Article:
Apple Updates: 9 Things You May Not Know You Were Agreeing To
Each time you buy a new iPhone or update the software on your existing iOS devices, you’re agreeing to dozens of pages of terms and conditions that you probably never really scroll through, much less actually read. Apple states that it’s only licensing you software like iOS for use on your iPhone, not selling it to you. And the company’s software license agreements, like for Apple’s release of iOS 9, warn forebodingly (and in all caps):
PLEASE READ THIS SOFTWARE LICENSE AGREEMENT (“LICENSE”) CAREFULLY BEFORE USING YOUR iOS DEVICE OR DOWNLOADING THE SOFTWARE UPDATE ACCOMPANYING THIS LICENSE. BY USING YOUR iOS DEVICE OR DOWNLOADING A SOFTWARE UPDATE, AS APPLICABLE, YOU ARE AGREEING TO BE BOUND BY THE TERMS OF THIS LICENSE. IF YOU DO NOT AGREE TO THE TERMS OF THIS LICENSE, DO NOT USE THE iOS DEVICE OR DOWNLOAD THE SOFTWARE UPDATE.
But you probably don’t have the time to read through pages and pages of terms and conditions (PDF) before you download that iOS update. So we did the dirty work for you. Read on for some of the more surprising (and humorous) things you’re agreeing to when you download an Apple update, like the update to iOS 9 for your iPhone or iPad. You won’t find any sinister revelations about your privacy, since Apple is relatively transparent about how it handles your data. But you will find some funny rules and restrictions on how you can use your iPhone and in what situations Apple absolves itself of responsibility for your actions.
1. You can’t use your iPhone to violate other people’s copyrights
Apple doesn’t want you using your iPhone to pirate movies, illegally download music, or post stolen photos to Instagram. And the company isn’t shy about its disapproval for reproducing copyrighted materials using the iPhone or the iPad. The iOS 9 software license agreement states:
The iOS Software may be used to reproduce materials so long as such use is limited to reproduction of non-copyrighted materials, materials in which you own the copyright, or materials you are authorized or legally permitted to reproduce. Title and intellectual property rights in and to any content displayed by, stored on or accessed through your iOS Device belong to the respective content owner … this License does not grant you any rights to use such content nor does it guarantee that such content will continue to be available to you.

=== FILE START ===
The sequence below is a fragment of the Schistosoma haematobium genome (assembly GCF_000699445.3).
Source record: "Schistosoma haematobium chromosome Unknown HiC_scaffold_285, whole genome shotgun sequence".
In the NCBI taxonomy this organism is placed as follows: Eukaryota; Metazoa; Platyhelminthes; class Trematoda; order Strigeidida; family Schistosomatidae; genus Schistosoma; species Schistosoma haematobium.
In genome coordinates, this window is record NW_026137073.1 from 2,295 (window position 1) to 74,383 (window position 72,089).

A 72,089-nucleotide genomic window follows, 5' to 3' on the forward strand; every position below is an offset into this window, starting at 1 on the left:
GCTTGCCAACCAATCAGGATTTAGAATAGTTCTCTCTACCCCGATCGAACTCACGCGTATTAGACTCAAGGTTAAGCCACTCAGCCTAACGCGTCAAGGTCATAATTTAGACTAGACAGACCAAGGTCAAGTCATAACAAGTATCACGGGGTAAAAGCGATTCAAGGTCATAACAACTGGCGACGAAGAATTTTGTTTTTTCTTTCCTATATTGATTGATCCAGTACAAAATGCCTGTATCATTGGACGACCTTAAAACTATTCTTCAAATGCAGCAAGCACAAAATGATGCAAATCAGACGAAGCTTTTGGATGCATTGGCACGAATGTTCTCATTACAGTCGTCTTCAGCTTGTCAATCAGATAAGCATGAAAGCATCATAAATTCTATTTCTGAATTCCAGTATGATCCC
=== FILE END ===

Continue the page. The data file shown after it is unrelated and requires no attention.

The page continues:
2. Apple isn’t responsible if you crash your car or ride your bike into a telephone pole
We’ve all realized that smartphones can be pretty distracting, which can result in dangerous situations when you’re traveling (whether by car, by bicycle, or on foot). Apple is sympathetic — but only insofar as to absolve itself of responsibility if you’re distracted by your iPhone and take your eyes off the road. The company explains:
Using your iOS Device in some circumstances can distract you and may cause a dangerous situation (for example, avoid typing a text message while driving a car or using headphones while riding a bicycle). By using your iOS Device you agree that you are responsible for observing rules that prohibit or restrict the use of mobile phones or headphones (for example, the requirement to use hands-free options for making calls when driving).
3. Apple also won’t take responsibility if you encounter “objectionable” content
On a lighter note, Cupertino also wants to make it clear that Apple isn’t responsible if you encounter offensive or objectionable content when you’re using your iPhone. That means that the company probably doesn’t want to hear your complaints about your Facebook friends’ endless political rants, or field concerned feedback about the selection of Kardashian-themed titles in the App Store. The agreement for iOS 9 states:
You understand that by using any of the Services, you may encounter content that may be deemed offensive, indecent, or objectionable, which content may or may not be identified as having explicit language, and that the results of any search or entering of a particular URL may automatically and unintentionally generate links or references to objectionable material.
4. The accuracy of stock information, weather data, or location information provided by Apple’s stock apps isn’t guaranteed
Plenty of people use Apple’s preinstalled apps for stocks, weather, and mapping on a daily basis, either simply to keep up with what’s going on or to make some decisions about what to wear, which route to take, or, perhaps, which stocks to trade. But Apple wants you to know that it doesn’t guarantee the accuracy or the completeness of the information displayed by those apps, and you shouldn’t rely on them when having the correct information is critical. The company’s document explains: